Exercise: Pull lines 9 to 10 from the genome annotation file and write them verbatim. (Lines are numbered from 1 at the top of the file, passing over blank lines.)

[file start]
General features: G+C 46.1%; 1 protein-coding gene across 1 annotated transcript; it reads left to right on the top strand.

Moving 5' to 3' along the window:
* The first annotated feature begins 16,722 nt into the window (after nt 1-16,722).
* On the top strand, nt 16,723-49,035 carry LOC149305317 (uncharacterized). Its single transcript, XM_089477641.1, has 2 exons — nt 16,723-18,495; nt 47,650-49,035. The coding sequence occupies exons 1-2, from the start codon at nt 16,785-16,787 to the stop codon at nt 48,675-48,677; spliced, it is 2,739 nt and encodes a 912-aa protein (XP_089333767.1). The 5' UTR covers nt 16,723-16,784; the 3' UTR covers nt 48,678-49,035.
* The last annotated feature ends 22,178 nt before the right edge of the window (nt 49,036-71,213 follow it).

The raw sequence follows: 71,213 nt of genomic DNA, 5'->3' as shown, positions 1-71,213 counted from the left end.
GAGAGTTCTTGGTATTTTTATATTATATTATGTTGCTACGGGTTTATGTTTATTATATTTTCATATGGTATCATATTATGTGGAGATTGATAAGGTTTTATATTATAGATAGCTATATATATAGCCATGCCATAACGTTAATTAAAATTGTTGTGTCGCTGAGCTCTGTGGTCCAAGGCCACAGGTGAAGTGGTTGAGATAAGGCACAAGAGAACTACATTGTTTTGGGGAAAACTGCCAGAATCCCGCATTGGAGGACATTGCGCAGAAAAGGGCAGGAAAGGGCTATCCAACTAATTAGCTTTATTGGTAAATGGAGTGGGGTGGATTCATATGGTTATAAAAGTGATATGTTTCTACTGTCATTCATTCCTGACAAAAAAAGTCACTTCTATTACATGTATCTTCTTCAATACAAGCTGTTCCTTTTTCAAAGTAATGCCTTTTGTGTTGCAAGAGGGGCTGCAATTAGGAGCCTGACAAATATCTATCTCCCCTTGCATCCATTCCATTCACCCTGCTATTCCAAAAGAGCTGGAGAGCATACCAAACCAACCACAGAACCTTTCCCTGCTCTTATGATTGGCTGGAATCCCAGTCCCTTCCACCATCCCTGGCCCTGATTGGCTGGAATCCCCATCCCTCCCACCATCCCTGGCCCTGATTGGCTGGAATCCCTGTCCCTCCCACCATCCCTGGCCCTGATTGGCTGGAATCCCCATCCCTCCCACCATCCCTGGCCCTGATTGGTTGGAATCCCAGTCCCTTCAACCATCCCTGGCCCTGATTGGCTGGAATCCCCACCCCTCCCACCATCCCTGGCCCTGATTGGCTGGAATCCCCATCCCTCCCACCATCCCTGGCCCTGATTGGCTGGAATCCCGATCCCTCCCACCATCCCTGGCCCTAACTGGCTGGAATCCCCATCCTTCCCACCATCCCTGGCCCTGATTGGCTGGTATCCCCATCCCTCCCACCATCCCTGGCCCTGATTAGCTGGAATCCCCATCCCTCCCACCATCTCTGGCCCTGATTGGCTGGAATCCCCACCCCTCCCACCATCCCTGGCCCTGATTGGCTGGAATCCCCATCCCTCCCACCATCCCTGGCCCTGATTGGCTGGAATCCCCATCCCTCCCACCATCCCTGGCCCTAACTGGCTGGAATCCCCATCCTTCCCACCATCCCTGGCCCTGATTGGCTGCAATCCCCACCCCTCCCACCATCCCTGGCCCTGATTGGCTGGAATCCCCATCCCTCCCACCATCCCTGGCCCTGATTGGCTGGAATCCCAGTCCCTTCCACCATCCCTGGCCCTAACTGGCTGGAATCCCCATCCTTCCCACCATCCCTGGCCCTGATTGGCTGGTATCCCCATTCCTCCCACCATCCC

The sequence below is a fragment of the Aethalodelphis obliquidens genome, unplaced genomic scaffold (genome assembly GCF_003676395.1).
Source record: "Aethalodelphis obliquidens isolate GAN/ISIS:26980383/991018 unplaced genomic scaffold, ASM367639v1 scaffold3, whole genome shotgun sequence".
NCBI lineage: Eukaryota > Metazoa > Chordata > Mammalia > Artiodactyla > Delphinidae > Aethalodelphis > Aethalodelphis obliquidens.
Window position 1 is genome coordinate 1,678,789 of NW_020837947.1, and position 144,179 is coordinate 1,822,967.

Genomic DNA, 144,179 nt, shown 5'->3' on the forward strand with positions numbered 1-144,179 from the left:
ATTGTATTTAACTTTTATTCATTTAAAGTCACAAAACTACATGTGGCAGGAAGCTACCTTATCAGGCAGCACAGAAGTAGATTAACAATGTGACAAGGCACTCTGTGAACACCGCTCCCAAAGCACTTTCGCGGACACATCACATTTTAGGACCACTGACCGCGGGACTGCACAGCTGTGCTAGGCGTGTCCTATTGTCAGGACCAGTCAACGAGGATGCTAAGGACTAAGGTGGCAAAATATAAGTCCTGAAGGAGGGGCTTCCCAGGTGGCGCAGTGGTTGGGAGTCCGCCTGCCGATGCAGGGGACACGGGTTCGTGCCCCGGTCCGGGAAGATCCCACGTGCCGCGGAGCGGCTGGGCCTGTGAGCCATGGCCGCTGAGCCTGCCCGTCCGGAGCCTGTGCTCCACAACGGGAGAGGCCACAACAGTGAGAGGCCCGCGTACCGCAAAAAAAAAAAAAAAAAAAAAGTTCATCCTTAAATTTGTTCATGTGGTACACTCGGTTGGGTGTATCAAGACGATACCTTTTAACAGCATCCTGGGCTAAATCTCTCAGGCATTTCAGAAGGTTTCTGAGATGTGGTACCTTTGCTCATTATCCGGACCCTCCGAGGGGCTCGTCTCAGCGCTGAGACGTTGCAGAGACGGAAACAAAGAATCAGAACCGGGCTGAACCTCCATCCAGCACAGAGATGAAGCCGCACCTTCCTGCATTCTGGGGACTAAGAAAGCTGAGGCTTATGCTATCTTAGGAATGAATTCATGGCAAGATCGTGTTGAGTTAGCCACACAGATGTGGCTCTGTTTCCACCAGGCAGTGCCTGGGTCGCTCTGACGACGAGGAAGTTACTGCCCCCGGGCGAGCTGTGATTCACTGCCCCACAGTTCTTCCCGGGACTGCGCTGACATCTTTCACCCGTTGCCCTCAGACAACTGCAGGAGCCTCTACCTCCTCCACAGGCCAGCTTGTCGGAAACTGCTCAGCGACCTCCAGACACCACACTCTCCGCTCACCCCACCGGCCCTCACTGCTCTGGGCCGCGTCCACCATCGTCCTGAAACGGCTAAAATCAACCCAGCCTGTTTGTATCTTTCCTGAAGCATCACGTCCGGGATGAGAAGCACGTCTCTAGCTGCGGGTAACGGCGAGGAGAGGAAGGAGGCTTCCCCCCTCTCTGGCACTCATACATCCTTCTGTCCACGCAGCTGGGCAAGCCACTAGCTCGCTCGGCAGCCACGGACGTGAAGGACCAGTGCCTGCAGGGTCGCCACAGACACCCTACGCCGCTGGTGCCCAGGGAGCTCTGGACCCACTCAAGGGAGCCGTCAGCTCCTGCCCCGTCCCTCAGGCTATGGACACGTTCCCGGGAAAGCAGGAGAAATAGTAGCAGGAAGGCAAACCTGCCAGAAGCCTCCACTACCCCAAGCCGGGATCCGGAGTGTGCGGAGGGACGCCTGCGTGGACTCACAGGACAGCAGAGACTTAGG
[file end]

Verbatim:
Source record: "Aethalodelphis obliquidens isolate GAN/ISIS:26980383/991018 unplaced genomic scaffold, ASM367639v1 scaffold3, whole genome shotgun sequence".
NCBI lineage: Eukaryota > Metazoa > Chordata > Mammalia > Artiodactyla > Delphinidae > Aethalodelphis > Aethalodelphis obliquidens.